- The Washington Times - Tuesday, October 27, 2009


Conservatives hope to capture presidency

MONTEVIDEO | Official results Monday confirmed that a blunt-talking former guerrilla fell just short of a first-round victory in Uruguay’s presidential election, and his conservative opponents have united in hopes of leaping past him in a Nov. 29 runoff.

Jose “Pepe” Mujica, the candidate of the governing leftist Broad Front coalition, got 47.5 percent of the votes Sunday, just below the majority needed to win outright.

Conservative ex-president Luis Alberto Lacalle got 28.5 percent, and Pedro Bordaberry of the Colorado Party 17 percent with 99.9 percent of the votes counted, the electoral court said Monday.

Mr. Bordaberry immediately endorsed Mr. Lacalle in hopes of keeping the leftist out of the presidency, but Mr. Mujica said his coalition will still have the edge against the combined center-right rivals.

Mr. Mujica said the nation of 3.4 million people can become something like Finland, with a diversified economy that creates well-paid jobs and also provides for “the people who have the least.”

Mr. Lacalle wants to reduce taxes and said he would “go in with a chain saw” to downsize government.


Conservatives lead, latest polls show

OTTAWA | Canada’s governing Conservatives are well ahead of their main rivals and would most likely win a majority government if an election were held now, according to a poll released Monday.

The Ipsos-Reid survey for Canwest News Service put the Conservatives at 40 percent in popular support, with the Liberals, the top opposition party, trailing far behind at 25 percent.

The Liberals have been falling steadily since early September, when they vowed to try to bring down the minority Conservative government over its handling of the economy.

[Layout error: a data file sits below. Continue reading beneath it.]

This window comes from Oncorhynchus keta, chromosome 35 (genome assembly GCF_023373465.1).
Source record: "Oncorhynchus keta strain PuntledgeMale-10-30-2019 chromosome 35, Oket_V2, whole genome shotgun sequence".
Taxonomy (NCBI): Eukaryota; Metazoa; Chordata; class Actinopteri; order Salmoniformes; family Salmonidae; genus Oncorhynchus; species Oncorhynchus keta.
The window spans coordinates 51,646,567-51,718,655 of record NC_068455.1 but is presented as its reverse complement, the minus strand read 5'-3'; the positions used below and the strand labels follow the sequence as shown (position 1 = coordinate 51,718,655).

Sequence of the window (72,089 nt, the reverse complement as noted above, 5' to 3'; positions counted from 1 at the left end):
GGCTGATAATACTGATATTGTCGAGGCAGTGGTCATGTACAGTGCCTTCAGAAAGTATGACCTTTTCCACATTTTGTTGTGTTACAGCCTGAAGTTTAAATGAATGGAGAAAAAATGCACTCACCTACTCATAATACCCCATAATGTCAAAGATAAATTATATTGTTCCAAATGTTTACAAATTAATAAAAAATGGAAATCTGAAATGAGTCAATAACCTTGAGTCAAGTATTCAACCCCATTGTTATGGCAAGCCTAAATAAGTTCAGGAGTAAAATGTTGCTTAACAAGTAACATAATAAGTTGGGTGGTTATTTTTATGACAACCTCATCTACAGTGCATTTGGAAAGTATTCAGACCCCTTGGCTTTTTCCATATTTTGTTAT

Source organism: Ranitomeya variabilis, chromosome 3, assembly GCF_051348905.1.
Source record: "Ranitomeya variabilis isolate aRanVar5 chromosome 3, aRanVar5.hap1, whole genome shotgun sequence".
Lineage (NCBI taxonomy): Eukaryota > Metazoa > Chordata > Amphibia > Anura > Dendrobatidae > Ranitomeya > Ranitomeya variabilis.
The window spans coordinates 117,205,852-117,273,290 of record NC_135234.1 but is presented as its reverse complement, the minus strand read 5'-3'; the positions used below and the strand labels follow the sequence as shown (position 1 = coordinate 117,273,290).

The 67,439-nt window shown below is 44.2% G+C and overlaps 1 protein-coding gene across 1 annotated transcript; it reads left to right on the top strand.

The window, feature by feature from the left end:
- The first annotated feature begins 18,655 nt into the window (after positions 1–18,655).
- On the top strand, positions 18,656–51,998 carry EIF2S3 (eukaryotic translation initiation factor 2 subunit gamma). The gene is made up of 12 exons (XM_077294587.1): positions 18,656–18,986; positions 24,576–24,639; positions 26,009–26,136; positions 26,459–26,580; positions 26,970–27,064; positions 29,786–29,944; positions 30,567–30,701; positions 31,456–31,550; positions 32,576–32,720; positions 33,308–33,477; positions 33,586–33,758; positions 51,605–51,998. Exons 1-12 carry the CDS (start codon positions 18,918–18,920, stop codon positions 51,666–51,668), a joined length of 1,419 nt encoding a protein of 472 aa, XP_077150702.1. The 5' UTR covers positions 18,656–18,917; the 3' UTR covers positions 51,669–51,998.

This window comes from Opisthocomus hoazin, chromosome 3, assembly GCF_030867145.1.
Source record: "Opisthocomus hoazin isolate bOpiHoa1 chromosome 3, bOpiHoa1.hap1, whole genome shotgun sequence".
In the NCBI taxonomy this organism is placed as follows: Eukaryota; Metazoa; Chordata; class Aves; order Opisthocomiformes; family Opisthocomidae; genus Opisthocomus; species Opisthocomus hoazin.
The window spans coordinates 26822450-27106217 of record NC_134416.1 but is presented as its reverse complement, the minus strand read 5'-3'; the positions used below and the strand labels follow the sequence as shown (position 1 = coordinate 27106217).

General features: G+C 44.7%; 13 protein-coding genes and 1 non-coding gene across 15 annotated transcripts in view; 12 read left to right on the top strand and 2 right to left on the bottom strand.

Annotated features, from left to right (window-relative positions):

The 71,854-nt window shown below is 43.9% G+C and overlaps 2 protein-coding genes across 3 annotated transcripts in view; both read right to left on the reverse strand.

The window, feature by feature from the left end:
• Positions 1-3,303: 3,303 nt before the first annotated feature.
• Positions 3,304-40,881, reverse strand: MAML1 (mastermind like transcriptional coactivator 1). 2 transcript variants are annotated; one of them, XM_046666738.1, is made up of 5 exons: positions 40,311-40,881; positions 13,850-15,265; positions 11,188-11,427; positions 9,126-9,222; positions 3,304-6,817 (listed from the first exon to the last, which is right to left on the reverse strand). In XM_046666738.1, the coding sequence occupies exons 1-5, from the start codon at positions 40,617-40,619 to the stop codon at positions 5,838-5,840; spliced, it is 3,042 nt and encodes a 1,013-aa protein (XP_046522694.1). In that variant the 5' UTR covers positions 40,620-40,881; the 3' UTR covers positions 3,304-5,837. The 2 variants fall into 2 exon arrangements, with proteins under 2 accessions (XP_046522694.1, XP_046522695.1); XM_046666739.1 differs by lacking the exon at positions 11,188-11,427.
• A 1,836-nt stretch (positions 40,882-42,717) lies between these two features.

In Canada’s electoral system, a party needs about 40 percent of the popular vote to win a majority of the 308 seats in the House of Commons.

The poll was taken last week as the Liberals repeatedly attacked the Conservatives on the grounds that they have been using an economic stimulus program for partisan purposes.


Leftist candidate backs free market

SANTIAGO | A Chilean leftist who has emerged as a serious contender for the presidency says he has no plans to significantly change the country’s free market economic model or to emulate any of the leftist Latin American leaders he has reached out to in his campaign.

Marco Enriquez-Ominami, a 36 year-old former film producer, has shaken up the political landscape in Chile by resigning from the center-left coalition that has governed for the past two decades and running as an independent in the Dec. 13 presidential election.

While a long shot, his candidacy has ruptured the traditional two-horses race between the main political blocs, and has split the vote on the left.

Some polls show him virtually tied with the government’s candidate, Eduardo Frei, in second place and possibly making it to a runoff vote in January against front-runner Sebastian Pinera, a conservative businessman.

The popular President Michelle Bachelet, a socialist, cannot run for re-election under Chilean law.


Police fatally shoot guerrilla commander

BOGOTA | A Colombian guerrilla accused of planning an attack on a country club that killed 39 people in 2003 has been fatally shot while trying to evade capture, police said.

Herman Triana was killed in a gunfight with police as they tried to arrest him in the southern jungle province of Caqueta, police said Sunday.

Triana, known as “James Patamala,” was wanted for planning and financing the bombing of “Club Nogal” in Bogota, the only attack of its kind directed at the capital city’s business elite.

The bombing, which shocked Colombians for its audacity, occurred just as President Alvaro Uribe was starting a U.S.-backed crackdown on Marxist FARC guerrillas, who have been fighting the state since the 1960s.

Mr. Uribe was re-elected in 2006 and remains popular among voters and investors for pushing the FARC onto the defensive. He may run for a third term next year if his supporters succeed in changing the law to allow him stand in the May election.

From wire dispatches and staff reports

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